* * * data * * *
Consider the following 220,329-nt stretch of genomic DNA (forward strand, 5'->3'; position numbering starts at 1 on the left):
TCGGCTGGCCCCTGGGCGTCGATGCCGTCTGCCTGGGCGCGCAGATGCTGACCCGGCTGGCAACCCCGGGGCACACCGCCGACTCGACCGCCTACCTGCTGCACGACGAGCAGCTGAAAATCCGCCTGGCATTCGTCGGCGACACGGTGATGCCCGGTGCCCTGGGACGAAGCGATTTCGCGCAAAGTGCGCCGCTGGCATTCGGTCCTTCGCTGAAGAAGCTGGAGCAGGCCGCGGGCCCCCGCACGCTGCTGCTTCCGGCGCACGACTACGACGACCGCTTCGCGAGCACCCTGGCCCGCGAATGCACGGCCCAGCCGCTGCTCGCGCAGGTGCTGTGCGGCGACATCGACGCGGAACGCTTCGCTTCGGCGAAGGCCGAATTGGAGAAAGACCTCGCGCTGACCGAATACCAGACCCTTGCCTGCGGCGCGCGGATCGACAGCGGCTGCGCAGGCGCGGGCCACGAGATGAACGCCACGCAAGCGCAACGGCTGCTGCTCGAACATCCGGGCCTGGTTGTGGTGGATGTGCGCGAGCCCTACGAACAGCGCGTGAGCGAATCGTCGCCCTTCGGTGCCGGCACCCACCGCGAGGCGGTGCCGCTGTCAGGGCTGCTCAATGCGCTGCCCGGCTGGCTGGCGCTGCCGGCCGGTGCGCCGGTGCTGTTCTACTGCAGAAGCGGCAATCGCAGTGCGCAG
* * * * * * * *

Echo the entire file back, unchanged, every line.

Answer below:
Consider the following 220,329-nt stretch of genomic DNA (forward strand, 5'->3'; position numbering starts at 1 on the left):
TCGGCTGGCCCCTGGGCGTCGATGCCGTCTGCCTGGGCGCGCAGATGCTGACCCGGCTGGCAACCCCGGGGCACACCGCCGACTCGACCGCCTACCTGCTGCACGACGAGCAGCTGAAAATCCGCCTGGCATTCGTCGGCGACACGGTGATGCCCGGTGCCCTGGGACGAAGCGATTTCGCGCAAAGTGCGCCGCTGGCATTCGGTCCTTCGCTGAAGAAGCTGGAGCAGGCCGCGGGCCCCCGCACGCTGCTGCTTCCGGCGCACGACTACGACGACCGCTTCGCGAGCACCCTGGCCCGCGAATGCACGGCCCAGCCGCTGCTCGCGCAGGTGCTGTGCGGCGACATCGACGCGGAACGCTTCGCTTCGGCGAAGGCCGAATTGGAGAAAGACCTCGCGCTGACCGAATACCAGACCCTTGCCTGCGGCGCGCGGATCGACAGCGGCTGCGCAGGCGCGGGCCACGAGATGAACGCCACGCAAGCGCAACGGCTGCTGCTCGAACATCCGGGCCTGGTTGTGGTGGATGTGCGCGAGCCCTACGAACAGCGCGTGAGCGAATCGTCGCCCTTCGGTGCCGGCACCCACCGCGAGGCGGTGCCGCTGTCAGGGCTGCTCAATGCGCTGCCCGGCTGGCTGGCGCTGCCGGCCGGTGCGCCGGTGCTGTTCTACTGCAGAAGCGGCAATCGCAGTGCGCAG